Fantasy fans who prize tricksome plotting above spectacle may take a shine to “Synchronicity,” a time-travel tale much more in line with of such modestly scaled recent indies as “Predestination,” “Time Lapse” and the Spanish “Timecrimes” than action-oriented studio pics like “Looper” or “Edge of Tomorrow.” Polished and clever, though not quite so engrossing or memorable as one might have hoped, writer-director Jacob Gentry’s first feature since 2007’s exquisite-corpse triptych “The Signal” should appeal to a smaller segment of the same demo that made “Ex Machina” a sleeper hit this year.
As it happens, “Synchronicity” also suffers from the same Earth-bound failure of imagination as “Ex-Machina”: an essentially dull, familiar view of gender dynamics that provides the primary emotional focus in an otherwise intriguingly offbeat near-future context. In that film, it was the naif-nerd hero’s relationship to a deceptively innocent-looking A.I. agent of destruction. Here, the slightly older naif-nerd hero gets a stock two-faced femme fatale to steal his ideas and lead him nose-first through the increasingly dense narrative hoops. In both cases, a smart script is somewhat let down by the banality of a brainy, not-unattractive male protagonist who nonetheless seems to abandon all reason the first time a pretty girl (or even a pretty robot) bats eyes at him.
We meet physicist Jim Beale (Chad McKnight) on the verge of a breakthrough: Aided by even nerdier assistants Matty (Scott Poythress) and Chuck (AJ Bowen), he’s about to “open a traversable wormhole in the space-time continuum.” So far he’s conducted the experiments in a private lab on his own time and dime. But they require the use of a wildly expensive substance available only from a vast conglomerate whose venture-capitalist CEO, Klaus Meisner (Michael Ironside), refuses to cooperate unless he’s given a hefty share in the rights to any positive results. With things at a crucial juncture, Jim surrenders some of that control, though he’ll certainly live to regret it — the ruthlessly acquisitive Meisner admits upfront he wants to be Edison to Beale’s Tesla, i.e. the man who grabs credit for another’s altruistic invention and exploits it to purely commercial ends.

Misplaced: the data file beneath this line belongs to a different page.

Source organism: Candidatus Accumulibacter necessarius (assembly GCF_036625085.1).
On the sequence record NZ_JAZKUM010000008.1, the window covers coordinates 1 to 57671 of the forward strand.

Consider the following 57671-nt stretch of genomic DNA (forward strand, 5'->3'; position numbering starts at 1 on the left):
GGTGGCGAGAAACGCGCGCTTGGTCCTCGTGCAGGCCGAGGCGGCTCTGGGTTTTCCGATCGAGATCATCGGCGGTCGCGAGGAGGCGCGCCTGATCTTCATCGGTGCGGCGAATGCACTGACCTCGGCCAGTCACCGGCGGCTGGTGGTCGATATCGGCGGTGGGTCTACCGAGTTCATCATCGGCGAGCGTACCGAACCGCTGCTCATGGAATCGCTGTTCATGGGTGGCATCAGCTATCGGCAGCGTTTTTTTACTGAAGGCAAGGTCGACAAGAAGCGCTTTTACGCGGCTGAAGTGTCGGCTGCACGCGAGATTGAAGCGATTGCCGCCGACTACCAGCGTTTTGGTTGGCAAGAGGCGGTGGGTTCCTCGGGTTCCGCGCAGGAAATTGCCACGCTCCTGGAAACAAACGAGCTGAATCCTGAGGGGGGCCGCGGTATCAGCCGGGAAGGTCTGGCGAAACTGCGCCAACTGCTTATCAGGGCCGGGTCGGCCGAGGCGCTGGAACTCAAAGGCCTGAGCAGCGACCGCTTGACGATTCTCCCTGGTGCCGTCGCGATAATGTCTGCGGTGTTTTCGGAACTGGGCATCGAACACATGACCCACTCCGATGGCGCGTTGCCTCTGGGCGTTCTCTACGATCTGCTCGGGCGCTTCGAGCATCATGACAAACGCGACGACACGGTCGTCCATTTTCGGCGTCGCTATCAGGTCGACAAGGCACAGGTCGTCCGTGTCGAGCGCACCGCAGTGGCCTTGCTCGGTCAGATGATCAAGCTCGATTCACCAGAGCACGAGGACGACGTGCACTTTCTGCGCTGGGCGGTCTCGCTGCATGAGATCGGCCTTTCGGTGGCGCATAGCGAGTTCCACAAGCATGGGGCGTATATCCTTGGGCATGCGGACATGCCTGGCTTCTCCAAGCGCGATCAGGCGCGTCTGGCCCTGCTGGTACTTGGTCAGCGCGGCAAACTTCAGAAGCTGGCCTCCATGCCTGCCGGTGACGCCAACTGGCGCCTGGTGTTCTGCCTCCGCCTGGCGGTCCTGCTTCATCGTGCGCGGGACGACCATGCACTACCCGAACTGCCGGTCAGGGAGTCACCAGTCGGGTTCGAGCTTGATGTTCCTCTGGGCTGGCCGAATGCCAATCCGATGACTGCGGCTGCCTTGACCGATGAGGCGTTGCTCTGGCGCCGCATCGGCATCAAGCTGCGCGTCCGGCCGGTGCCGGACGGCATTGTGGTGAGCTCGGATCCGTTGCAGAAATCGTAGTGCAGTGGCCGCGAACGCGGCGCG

A stereotypical disheveled-science-dweeb type, Jim is likely to bungle even this ill-fated if temporarily necessarily deal but for the intervention of Abby (Brianne Davis). She’s an alluring young thang who turns up out of nowhere, and proves the smooth-talking promoter he is not. It doesn’t take long for him to realize she’s probably manipulating him on the tycoon’s behalf, and in fact is already the latter’s mistress. But by then our hero is already head over heels, having apparently never had sexy time with a presentable female before.
Just before the midpoint, when it’s clear he’s backed himself into a corner with both Abby and Meisner, Jim makes a time-machine guinea pig of himself. This immediately ramps up the story’s intricacy, and danger, since Jim now faces the prospect of crossing paths with his own doppelgangers (who may or may not be existing in parallel dimensions), which in turn has deteriorating effects on his health. As he tries to re-orchestrate events to his favor by jumping back and forth in time, the complications grow confusing enough that some viewers with a jones for such things will want to watch “Synchronicity” more than once.
Others will be sated by a single exposure to ably played yet one-dimensional characters who never rise to the intrigue level of the plot mechanics around them. The central romance has only the rooting value bestowed by formulaic expectations, while Ironside’s nemesis is just a generic Evil Corporate Guy. “Synchronicity” is best approached as a sort of Rubik’s cube, a series of shiny, sliding, interlocking surfaces that require dexterity to move and figure out, but contain nothing beneath of pressing value.
Sleek packaging manages a glossy day-after-tomorrow feel on doubtless modest means, with Eric Maddison’s widescreen lensing and Ben Lovett’s old-school synth score making a particular effort to evoke the retro-futurist aesthetics of fondly remembered 1970s and early ’80s sci-fi films.